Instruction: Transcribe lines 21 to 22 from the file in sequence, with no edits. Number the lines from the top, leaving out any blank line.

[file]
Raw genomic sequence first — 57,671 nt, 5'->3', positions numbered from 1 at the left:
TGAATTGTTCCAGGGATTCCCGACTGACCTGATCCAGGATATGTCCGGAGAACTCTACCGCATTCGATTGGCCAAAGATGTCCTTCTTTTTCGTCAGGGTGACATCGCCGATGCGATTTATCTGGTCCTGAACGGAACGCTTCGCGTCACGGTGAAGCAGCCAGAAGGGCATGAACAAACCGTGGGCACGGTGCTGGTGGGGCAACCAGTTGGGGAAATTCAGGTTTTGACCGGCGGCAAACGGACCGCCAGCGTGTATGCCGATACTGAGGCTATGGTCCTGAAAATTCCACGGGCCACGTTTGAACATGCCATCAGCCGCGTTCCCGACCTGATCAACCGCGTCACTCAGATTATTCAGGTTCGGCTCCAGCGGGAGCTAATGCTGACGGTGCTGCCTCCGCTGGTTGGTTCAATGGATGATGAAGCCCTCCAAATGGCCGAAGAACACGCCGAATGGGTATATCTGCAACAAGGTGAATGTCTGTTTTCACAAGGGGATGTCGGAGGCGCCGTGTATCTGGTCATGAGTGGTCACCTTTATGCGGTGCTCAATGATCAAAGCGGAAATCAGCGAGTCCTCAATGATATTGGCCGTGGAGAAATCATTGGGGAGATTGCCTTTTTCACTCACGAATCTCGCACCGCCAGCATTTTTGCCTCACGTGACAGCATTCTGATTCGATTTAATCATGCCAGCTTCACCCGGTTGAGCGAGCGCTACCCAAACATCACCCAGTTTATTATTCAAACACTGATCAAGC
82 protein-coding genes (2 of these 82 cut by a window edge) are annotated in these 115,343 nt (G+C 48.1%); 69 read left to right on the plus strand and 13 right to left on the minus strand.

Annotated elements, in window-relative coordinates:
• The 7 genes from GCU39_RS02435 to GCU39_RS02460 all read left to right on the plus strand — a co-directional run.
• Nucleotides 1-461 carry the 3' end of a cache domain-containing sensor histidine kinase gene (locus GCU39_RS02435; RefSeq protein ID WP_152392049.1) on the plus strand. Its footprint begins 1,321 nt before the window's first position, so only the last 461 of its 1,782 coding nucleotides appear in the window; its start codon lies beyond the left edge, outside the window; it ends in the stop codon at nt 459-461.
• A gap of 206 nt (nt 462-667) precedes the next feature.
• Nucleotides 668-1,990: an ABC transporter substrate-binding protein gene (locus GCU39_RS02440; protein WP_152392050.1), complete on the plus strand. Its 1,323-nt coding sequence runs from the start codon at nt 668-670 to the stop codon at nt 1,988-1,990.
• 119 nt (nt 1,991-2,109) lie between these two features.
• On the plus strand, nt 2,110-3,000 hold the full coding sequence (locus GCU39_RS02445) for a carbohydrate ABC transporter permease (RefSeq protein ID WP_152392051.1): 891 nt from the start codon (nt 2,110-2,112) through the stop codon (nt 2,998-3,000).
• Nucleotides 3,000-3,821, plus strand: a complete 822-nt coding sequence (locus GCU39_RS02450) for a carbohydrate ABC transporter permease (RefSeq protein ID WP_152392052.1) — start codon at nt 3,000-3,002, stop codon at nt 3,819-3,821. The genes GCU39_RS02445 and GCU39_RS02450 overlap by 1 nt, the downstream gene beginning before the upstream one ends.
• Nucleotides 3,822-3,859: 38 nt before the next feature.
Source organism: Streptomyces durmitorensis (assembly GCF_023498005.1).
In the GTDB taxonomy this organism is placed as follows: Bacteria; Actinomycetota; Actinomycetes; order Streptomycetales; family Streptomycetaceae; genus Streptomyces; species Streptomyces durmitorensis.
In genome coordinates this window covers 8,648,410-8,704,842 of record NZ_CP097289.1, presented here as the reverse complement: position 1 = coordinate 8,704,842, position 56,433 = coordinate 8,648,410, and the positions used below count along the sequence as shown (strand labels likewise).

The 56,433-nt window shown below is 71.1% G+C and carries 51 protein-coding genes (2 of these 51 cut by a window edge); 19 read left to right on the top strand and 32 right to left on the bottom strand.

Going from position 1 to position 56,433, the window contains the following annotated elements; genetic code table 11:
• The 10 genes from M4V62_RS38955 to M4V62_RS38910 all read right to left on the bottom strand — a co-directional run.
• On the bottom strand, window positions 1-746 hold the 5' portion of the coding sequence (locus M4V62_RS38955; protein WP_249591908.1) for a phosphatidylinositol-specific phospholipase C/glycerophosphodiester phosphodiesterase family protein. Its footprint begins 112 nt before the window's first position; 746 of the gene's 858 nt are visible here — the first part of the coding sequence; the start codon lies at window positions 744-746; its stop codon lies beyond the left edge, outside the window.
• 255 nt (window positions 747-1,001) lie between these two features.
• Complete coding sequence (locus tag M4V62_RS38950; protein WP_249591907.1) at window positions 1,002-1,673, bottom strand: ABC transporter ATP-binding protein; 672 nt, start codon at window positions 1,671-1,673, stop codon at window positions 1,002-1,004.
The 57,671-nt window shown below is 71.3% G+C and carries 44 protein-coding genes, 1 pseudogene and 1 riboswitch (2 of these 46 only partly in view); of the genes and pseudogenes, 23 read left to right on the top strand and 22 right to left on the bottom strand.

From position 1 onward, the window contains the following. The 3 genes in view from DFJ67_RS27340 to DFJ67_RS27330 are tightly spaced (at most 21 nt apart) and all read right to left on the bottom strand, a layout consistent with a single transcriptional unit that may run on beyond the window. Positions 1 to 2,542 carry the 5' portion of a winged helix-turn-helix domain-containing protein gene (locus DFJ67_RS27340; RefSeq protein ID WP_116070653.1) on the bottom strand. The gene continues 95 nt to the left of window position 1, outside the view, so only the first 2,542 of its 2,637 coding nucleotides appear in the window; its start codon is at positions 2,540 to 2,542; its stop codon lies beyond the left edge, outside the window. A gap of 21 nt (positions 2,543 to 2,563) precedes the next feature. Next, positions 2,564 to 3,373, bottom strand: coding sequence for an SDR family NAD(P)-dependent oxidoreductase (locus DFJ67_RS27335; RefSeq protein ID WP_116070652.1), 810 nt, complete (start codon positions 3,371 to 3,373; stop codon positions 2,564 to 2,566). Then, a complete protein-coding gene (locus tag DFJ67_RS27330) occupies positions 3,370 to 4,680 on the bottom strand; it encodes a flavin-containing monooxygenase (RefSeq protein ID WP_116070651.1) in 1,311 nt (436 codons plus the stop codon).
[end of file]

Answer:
• Complete coding sequence (locus tag M4V62_RS38950; protein WP_249591907.1) at window positions 1,002-1,673, bottom strand: ABC transporter ATP-binding protein; 672 nt, start codon at window positions 1,671-1,673, stop codon at window positions 1,002-1,004.
The 57,671-nt window shown below is 71.3% G+C and carries 44 protein-coding genes, 1 pseudogene and 1 riboswitch (2 of these 46 only partly in view); of the genes and pseudogenes, 23 read left to right on the top strand and 22 right to left on the bottom strand.